Besides Linux, they even got Minix and Xinu in there, which were both written from scratch, and are published in their entirety in books. Hmm...

      I get it now! They took a chart that had lots of Unix -like operating systems on it (i.e. Xinu, Linux, etc.) and when they came out, and they added some dashed lines to hook them all up! In particular the dashed green line from V7 Unix to Sinix to Unicos and Xinu (which they didn't quite actualy connect) and then down and over to the start of Linux.

      Didn't they realize that adding lines to a chart doesn't make it true?!?

    • by Pius II. ( 525191 ) <PiusII AT gmx DOT de> on Thursday September 25, 2003 @02:32PM (#7056804)
      On the first page of this link, Linux is made out as a fork of Minix. This is total utter absolute bullshit. I won't even look at it further; this blatant misrepresentation of linux' heritage is just too conveniently placed as to accept this stuff as a reliable source.
      • by Picass0 ( 147474 ) on Thursday September 25, 2003 @03:30PM (#7057318) Homepage Journal
        On this page [] he explains:

        Note 1 :
        an arrow indicates an inheritance like a compatibility, it is not only a matter of source code.

        Note 2 : this diagram shows complete systems and [mirco]kernels like Mach, Linux, the Hurd... This is because sometimes kernel versions are more appropriate to see the evolution of the system.

        Note 3 : I have now a page where I explain how I build this chart.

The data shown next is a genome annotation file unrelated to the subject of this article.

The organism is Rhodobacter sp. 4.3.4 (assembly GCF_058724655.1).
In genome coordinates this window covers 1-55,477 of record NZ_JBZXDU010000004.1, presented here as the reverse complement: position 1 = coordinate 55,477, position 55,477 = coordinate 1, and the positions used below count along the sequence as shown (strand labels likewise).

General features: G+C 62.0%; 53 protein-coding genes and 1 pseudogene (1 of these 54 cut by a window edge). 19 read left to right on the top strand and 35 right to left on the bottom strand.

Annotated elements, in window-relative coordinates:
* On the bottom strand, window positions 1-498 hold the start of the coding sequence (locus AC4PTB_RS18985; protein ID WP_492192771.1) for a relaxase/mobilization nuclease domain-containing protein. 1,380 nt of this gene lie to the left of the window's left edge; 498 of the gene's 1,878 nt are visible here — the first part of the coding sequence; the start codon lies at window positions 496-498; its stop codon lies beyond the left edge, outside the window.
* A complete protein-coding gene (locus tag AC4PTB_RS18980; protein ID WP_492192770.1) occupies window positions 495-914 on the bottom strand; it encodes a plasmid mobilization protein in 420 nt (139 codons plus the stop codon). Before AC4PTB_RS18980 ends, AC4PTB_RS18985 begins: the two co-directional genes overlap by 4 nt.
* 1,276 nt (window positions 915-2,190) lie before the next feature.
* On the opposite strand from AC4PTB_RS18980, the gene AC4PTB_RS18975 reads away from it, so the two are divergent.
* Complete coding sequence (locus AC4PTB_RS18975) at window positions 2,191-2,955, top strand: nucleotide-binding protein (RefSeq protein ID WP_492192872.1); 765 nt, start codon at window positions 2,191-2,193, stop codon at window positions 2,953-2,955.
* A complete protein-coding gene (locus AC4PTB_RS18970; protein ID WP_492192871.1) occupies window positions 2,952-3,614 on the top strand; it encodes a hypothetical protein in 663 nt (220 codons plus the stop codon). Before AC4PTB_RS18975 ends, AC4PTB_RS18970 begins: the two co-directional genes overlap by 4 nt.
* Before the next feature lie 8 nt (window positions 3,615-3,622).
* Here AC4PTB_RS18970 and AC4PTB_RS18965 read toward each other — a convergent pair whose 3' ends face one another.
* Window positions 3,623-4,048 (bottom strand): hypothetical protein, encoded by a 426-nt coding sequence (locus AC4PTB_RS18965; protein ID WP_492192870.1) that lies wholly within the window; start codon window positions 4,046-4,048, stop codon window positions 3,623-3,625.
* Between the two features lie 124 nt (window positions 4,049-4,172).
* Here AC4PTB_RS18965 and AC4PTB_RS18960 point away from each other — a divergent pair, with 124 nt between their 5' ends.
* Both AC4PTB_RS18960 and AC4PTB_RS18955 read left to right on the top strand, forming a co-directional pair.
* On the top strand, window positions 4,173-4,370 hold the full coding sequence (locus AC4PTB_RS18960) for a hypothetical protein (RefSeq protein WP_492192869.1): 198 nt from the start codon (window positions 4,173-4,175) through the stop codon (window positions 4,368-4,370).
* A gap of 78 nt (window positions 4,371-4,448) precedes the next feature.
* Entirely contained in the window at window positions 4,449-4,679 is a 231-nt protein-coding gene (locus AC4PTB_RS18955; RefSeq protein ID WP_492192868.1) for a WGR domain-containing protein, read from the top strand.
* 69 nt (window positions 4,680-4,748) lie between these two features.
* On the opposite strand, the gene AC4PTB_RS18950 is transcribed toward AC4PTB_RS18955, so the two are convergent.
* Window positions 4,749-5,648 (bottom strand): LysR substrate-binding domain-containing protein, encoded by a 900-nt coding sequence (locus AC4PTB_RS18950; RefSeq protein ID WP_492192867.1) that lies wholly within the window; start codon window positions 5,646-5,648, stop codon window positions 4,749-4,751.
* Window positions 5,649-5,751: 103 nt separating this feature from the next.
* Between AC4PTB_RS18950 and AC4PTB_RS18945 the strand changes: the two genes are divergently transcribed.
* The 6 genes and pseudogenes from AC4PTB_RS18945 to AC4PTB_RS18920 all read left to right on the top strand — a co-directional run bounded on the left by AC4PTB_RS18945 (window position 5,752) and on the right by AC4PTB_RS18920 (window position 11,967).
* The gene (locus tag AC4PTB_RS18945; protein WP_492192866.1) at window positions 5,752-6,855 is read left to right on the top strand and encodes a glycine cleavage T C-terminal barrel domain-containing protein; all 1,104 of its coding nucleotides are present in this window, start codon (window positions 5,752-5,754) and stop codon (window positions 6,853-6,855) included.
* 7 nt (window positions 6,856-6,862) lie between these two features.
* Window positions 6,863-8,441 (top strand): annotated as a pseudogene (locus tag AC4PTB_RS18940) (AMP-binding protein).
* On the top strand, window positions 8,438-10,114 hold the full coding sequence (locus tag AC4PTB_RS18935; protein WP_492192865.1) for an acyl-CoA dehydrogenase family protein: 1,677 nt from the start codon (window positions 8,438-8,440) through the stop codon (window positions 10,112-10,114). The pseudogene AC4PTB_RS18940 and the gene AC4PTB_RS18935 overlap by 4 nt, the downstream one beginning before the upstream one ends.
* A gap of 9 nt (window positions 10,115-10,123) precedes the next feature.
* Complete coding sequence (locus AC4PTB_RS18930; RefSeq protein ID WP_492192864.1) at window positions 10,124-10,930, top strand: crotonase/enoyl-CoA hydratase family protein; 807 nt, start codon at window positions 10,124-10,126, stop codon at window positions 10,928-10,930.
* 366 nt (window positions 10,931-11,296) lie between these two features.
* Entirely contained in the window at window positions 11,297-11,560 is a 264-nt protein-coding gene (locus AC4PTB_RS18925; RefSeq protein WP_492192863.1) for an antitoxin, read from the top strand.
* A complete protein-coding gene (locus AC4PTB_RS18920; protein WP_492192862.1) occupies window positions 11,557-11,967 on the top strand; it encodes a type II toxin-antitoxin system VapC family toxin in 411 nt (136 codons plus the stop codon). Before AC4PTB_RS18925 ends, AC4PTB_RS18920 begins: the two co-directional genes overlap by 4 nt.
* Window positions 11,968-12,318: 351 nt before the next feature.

I pray SCO marches this document into court. It does not mean what they think it means.
    • by k98sven ( 324383 ) on Thursday September 25, 2003 @02:43PM (#7056911) Journal
      The orignal tree [].

      As others have noted, this tree really means nothing in terms of actual code.
      For instance, Linux appears to be an offspring of Minix, which in turn is an offshoot of the original Unix.

      Now, anyone who's read the preface to Andy Tanenbaum's book (where the entire Minix code is listed) knows that Minix is a clean re-implementation of unix, and contains no UNIX code whatsoever.

      Linus, in turn, used some Minix code to get started with Linux, but this was quickly replaced. Linux hasn't contained any Minix code for years.

      So this chart, although correct with respect to 'influence' or 'inspiration'
      has nothing to do with actual code. Naturally, it doesn't provide any real support to SCO's claims.

      That would be something like Digital Research suddenly claiming ownership of Windows, since it's based on DOS, which in turn was based on QDOS, which was a CP/M clone.
      • by nathanh ( 1214 ) on Thursday September 25, 2003 @07:13PM (#7059344) Homepage
        Linus, in turn, used some Minix code to get started with Linux, but this was quickly replaced. Linux hasn't contained any Minix code for years.

        Linus used Minix as a development platform but Linux has never contained any Minix code, ever. Minix code was encumbered by a "look but don't touch" license. Well, sort of. You could touch but you couldn't redistribute the modified version. This draconian license was the reason for the Minix/386 patchset that was very popular before Linux took over. Andy refused to integrate the 386 patches into Minix because it would ruin Minix as a teaching aide, but the 386 patches fixed many of the limitations in Minix (eg, maximum 64kB executables) so nearly everybody applied them. Linux could not have used any Minix code as even the earliest version of Linux was GPLd and this was incompatible with the Minix license.